UOC. “George Siemens – Connectivism: Socializing Open Learning.” YouTube. YouTube, 15 June 2010. Web. 17 Jan. 2017.
Hi Mr Tattle
First I love the image at the beginning of this post – it is perfect. I feel like it almost summarises what you are saying. What I especially like are the dead-ends on the image where the ink has run. I feel that can absolutely be same for blogging and all activities where you put yourself out there or connect. Not everything goes along perfectly, and we constantly evolve. Thanks also for the information on connectivism. I am not always a fan of these types of words – gamification for example, makes me want to scream “WHY ARE YOU NEEDED” as I feel we could all potter along without it ever existing. However, after reading yours and Mr Bruce’s blog posts my thoughts on connectivism are softening – maybe we do need the word if it helps people relate to the way technology is/can impact on learning. Great post thanks!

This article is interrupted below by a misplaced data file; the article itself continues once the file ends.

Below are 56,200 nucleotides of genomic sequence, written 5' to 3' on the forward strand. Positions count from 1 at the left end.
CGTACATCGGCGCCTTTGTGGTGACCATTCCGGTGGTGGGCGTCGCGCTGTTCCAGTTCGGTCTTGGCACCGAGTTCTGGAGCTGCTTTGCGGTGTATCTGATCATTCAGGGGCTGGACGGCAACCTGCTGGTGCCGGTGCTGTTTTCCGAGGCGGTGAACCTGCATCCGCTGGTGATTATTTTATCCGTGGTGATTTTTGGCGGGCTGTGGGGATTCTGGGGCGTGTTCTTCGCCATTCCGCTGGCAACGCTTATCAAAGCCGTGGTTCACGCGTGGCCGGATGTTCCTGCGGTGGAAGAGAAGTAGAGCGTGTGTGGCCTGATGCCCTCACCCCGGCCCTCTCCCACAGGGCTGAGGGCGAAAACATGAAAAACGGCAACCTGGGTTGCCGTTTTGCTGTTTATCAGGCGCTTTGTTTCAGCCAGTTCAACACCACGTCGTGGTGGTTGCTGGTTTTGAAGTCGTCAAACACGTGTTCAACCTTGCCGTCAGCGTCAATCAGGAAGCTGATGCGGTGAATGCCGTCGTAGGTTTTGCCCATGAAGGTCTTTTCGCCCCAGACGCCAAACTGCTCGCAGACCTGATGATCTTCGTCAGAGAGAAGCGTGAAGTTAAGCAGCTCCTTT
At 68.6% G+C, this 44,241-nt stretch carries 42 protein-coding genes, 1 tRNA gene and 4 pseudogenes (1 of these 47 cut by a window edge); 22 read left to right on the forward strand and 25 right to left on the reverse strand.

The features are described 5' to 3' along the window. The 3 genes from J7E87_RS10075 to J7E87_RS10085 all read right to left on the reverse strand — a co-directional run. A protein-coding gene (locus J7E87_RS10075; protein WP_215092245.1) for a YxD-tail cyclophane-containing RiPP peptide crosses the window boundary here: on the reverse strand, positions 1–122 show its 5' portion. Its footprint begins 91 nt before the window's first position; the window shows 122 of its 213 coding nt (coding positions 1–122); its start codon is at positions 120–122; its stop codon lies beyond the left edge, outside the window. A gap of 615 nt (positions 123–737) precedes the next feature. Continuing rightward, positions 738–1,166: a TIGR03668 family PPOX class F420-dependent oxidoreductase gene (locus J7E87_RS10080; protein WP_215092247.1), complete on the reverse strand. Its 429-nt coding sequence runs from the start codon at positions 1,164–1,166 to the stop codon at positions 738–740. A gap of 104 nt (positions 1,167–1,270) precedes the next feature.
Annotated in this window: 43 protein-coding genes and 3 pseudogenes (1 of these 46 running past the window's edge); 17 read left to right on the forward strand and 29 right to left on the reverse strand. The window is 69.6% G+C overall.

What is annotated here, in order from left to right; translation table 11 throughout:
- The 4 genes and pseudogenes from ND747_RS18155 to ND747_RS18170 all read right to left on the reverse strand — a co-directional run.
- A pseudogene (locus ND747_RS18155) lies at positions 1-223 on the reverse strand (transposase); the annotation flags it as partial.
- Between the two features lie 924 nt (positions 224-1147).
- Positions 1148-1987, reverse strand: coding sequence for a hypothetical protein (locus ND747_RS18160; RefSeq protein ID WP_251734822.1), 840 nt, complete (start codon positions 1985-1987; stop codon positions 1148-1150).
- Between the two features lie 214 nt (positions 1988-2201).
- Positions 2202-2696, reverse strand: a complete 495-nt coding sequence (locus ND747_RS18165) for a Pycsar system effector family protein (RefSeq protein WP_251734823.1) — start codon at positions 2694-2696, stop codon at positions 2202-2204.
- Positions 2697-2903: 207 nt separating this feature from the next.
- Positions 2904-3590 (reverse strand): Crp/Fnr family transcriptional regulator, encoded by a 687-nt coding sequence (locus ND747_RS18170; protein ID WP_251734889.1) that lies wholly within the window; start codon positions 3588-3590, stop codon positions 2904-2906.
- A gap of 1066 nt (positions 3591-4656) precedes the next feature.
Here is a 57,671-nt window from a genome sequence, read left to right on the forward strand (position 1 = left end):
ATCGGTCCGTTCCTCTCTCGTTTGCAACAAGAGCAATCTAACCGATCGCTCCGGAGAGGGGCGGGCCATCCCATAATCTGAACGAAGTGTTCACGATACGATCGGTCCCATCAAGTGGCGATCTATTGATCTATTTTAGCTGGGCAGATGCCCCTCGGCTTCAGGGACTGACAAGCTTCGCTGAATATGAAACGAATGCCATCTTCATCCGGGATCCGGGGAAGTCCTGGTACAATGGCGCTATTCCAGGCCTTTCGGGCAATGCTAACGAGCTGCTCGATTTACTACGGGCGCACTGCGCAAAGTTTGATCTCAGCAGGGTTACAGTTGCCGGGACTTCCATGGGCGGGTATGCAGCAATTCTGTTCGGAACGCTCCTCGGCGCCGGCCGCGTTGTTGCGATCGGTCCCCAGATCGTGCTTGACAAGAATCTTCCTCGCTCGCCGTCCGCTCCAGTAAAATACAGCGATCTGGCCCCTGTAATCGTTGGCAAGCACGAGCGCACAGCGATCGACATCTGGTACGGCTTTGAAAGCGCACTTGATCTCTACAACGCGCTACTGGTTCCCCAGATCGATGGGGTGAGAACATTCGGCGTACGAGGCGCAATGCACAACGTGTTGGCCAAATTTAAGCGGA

Thanks for commenting and for capitalising your concern about words like connectivism. I totally hear you!
We can have some great conversations and do good things without going down the theoretical rabbit hole but as you said in your post, Blogging on such topics can give us the opportunity to at least grapple with some of these beastly concepts.
That challenge helps me to empathize with some of those head scratching moments we must so often create for our students…